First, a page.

“Grief makes the heart apparent as much as sudden happiness can.”—Jack Gilbert
It is often not until a death or significant loss challenges the shape of our lives that we turn attention towards loss. Why would we? We live in a culture that pushes us onward and upward. It is our mantra as a culture to push ahead, to move beyond the pain—of a divorce, a death, a difficult transition. We are prone to skip over the mundane disappointments of daily life—a burnt dinner, a poor night of sleep, the frustration at not being understood in a conversation. We’ve been enculturated to orient towards the hope of what will be, and to will it into existence.
The impulse to “move on” is not without wisdom, as it has at points in our collective history been a matter of survival. And yet, the haste with which we transform a loss into a gain, a death into new life, can leave us with a deeper loss, a sense that we have missed the point of our own life. Loss is everywhere. Loss is what we cannot hold on to. Loss is what we can’t replace. Opening to the presence of loss in our daily lives and making space for the grief, the simple recognition of what has passed and no longer is, is an awakening to life.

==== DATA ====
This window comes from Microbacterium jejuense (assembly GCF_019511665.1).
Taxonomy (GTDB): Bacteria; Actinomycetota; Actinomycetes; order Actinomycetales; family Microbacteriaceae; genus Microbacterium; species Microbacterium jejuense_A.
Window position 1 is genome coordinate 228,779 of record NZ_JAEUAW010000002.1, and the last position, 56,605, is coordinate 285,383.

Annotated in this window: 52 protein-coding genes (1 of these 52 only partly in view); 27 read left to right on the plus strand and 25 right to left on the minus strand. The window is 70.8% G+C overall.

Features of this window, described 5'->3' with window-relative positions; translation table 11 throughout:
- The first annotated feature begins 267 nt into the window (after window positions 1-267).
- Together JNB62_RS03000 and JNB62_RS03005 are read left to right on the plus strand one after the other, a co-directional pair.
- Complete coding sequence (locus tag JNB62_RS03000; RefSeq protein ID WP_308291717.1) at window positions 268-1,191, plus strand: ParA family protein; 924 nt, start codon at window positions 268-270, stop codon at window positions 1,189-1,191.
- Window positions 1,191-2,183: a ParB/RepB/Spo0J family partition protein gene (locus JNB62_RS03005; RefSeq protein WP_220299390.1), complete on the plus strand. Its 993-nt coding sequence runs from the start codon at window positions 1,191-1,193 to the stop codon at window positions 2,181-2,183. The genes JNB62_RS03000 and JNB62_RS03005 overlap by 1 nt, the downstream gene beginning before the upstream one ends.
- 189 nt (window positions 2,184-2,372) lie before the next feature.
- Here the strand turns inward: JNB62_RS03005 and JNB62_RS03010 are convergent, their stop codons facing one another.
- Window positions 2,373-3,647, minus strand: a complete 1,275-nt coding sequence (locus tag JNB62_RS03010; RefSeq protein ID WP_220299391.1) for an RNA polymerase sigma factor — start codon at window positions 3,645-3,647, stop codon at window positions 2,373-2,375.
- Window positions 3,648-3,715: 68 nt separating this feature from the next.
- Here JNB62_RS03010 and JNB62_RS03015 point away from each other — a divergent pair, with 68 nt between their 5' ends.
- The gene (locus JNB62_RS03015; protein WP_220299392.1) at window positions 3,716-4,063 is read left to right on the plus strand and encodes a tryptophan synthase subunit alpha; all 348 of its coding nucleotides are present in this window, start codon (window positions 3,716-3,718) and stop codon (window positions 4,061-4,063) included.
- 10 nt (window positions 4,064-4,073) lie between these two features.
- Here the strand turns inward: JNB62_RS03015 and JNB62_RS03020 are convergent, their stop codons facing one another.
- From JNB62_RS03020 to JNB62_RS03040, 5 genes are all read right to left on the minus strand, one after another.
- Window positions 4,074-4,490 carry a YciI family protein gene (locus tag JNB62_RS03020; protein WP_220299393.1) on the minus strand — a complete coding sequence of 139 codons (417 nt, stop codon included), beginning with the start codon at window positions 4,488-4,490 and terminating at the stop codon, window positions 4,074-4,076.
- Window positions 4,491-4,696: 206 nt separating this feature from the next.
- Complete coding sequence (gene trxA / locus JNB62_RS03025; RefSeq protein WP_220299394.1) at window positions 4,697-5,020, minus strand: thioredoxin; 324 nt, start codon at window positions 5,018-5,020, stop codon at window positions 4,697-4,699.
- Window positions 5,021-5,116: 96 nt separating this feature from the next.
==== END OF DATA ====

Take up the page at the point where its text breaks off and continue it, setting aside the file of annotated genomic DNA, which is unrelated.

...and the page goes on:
Be moved by a single leaf falling from a tree. Welcome the radiant warmth of the sun as it passes through the clouds and then acknowledge the tinge of disappointment that follows its disappearance. There is so often a sense in our busy lives at having wanted to be more or do more. Grieve who and what you could not be or do today. Let yourself feel deeply the loss of what was and will not be again. And when your heart has opened to the losses of your life, notice how it beats steady, moving a river of blood through your body.